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    Re: AK-12 Rifle Discussion

    Post  GarryB on Thu Nov 15, 2012 4:54 am

    In the US we can have the folding and collasiple stock, it just can't come into the country that way, it has to be added on later by the importer and a required number of US parts to comply.

    Now that Russia is joining the WTO I really can't see how US laws regarding US components on imported rifles can remain in effect as they violate the whole concept of free trade.

    If it has to be imported with a fixed stock then they need to develop one... not that hard to do... just take away the button that allows the stock to fold should suffice.

    If the user then wants to pay for after market folding stocks then that is up to them.

    From a Russian perspective however getting it into the country as a civilian rifle should be the goal.

    I've read that moving the front sight assembly over to the gas block makes the rifle balance better.

    Not really sure where you read that, but I rather doubt moving the front sight would effect the balance of the rifle in comparison to fitting an under barrel grenade launcher, a suppressor or optics... even a front pistol grip will all change the balance of the weapon rather more than the shift of the front iron sight.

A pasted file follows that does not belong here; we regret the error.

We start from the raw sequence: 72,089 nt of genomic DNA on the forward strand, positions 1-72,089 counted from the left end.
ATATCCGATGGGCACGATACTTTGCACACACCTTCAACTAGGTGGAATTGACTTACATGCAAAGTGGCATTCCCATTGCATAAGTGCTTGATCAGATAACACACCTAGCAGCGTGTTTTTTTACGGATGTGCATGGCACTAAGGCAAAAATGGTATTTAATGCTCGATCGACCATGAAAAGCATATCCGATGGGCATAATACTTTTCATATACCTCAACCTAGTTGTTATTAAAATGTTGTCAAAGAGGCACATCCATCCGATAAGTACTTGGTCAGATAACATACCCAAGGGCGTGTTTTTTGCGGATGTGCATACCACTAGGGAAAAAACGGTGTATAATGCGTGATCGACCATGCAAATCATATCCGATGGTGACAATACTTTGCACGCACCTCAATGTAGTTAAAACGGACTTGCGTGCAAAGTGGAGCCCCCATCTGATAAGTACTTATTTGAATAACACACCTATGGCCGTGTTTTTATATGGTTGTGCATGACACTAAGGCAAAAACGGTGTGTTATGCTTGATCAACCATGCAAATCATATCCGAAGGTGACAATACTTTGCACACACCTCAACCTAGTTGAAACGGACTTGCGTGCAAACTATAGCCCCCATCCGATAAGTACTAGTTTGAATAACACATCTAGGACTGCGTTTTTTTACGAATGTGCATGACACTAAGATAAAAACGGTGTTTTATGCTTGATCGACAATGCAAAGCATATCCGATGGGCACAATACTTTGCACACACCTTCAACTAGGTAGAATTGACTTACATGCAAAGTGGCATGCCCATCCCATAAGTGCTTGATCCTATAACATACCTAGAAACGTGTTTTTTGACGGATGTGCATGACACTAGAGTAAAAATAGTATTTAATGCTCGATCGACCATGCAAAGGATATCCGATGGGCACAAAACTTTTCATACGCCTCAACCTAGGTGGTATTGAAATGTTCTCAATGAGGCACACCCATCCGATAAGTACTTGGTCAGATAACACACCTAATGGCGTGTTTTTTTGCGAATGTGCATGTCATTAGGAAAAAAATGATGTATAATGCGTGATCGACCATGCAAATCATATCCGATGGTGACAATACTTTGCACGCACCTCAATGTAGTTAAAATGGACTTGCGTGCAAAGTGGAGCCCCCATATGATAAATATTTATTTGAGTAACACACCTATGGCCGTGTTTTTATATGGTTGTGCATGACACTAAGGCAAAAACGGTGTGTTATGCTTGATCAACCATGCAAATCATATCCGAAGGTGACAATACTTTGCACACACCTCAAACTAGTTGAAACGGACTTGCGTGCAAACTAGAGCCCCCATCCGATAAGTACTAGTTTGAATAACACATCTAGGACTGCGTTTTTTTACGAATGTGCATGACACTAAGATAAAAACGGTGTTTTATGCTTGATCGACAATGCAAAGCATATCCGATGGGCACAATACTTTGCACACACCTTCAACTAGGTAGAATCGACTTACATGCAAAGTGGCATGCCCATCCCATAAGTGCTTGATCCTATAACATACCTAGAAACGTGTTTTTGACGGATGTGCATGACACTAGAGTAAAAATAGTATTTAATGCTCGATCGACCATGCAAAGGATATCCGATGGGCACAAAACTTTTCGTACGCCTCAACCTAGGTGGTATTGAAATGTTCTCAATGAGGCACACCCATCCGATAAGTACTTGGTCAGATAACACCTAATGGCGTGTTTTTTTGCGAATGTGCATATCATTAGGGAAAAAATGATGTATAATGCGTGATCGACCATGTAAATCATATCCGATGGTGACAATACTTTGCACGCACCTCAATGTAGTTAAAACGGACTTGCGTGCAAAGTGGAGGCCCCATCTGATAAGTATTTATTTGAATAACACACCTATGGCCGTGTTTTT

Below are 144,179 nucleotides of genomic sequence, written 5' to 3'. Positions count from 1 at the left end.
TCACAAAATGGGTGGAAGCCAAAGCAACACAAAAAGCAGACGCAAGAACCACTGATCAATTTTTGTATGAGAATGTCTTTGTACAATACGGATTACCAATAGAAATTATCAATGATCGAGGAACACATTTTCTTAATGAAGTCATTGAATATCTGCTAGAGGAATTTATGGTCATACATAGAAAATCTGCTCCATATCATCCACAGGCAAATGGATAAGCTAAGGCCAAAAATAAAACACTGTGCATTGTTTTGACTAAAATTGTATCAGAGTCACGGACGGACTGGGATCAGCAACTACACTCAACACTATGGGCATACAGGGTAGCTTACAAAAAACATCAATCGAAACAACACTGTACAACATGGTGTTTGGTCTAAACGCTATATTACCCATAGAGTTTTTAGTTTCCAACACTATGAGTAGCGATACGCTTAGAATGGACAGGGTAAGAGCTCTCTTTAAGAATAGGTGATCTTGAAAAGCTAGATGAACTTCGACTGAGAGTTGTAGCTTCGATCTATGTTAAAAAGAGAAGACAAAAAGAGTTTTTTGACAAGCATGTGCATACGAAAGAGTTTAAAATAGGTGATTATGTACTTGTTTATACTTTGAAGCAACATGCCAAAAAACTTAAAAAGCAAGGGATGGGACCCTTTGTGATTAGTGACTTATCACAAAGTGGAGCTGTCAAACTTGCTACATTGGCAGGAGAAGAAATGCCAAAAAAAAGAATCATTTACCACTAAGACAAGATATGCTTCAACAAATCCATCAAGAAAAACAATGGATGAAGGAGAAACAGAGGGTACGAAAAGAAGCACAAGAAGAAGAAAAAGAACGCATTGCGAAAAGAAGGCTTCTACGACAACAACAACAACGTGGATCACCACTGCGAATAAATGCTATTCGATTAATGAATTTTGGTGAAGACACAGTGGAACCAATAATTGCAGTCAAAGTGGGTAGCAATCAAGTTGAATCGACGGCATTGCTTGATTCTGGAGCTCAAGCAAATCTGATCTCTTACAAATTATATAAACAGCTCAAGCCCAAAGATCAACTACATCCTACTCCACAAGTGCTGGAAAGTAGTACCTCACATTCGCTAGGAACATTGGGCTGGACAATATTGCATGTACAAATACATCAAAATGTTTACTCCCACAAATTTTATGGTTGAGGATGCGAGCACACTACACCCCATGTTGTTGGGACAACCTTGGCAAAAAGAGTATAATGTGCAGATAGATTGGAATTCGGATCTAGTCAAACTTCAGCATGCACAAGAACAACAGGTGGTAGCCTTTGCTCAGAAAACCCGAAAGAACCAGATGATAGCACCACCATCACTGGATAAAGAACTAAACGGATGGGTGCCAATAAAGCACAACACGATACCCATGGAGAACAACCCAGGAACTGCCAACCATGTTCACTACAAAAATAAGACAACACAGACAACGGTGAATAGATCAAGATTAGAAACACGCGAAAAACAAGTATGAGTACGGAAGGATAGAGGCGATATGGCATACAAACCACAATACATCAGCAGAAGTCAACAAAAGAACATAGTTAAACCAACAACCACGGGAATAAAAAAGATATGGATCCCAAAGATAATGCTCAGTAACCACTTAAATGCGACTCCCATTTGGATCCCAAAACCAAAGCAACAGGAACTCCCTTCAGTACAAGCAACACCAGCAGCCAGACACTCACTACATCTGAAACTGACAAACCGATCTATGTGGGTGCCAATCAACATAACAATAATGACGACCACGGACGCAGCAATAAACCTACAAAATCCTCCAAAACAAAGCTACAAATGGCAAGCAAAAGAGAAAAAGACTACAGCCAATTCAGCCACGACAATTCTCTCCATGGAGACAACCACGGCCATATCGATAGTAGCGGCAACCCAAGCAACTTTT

Ironically a criticism of the AK was that its sight radius was too short for accuracy, and now there are claims it should be shorter for "balance".

    Sometimes I think most western gun experts really don't know what they want. Smile


    Also, I believe it makes it easier to have a longer muzzle brake,suppressor, or rifle grenade launcher because the front sight assembly isn't in the way.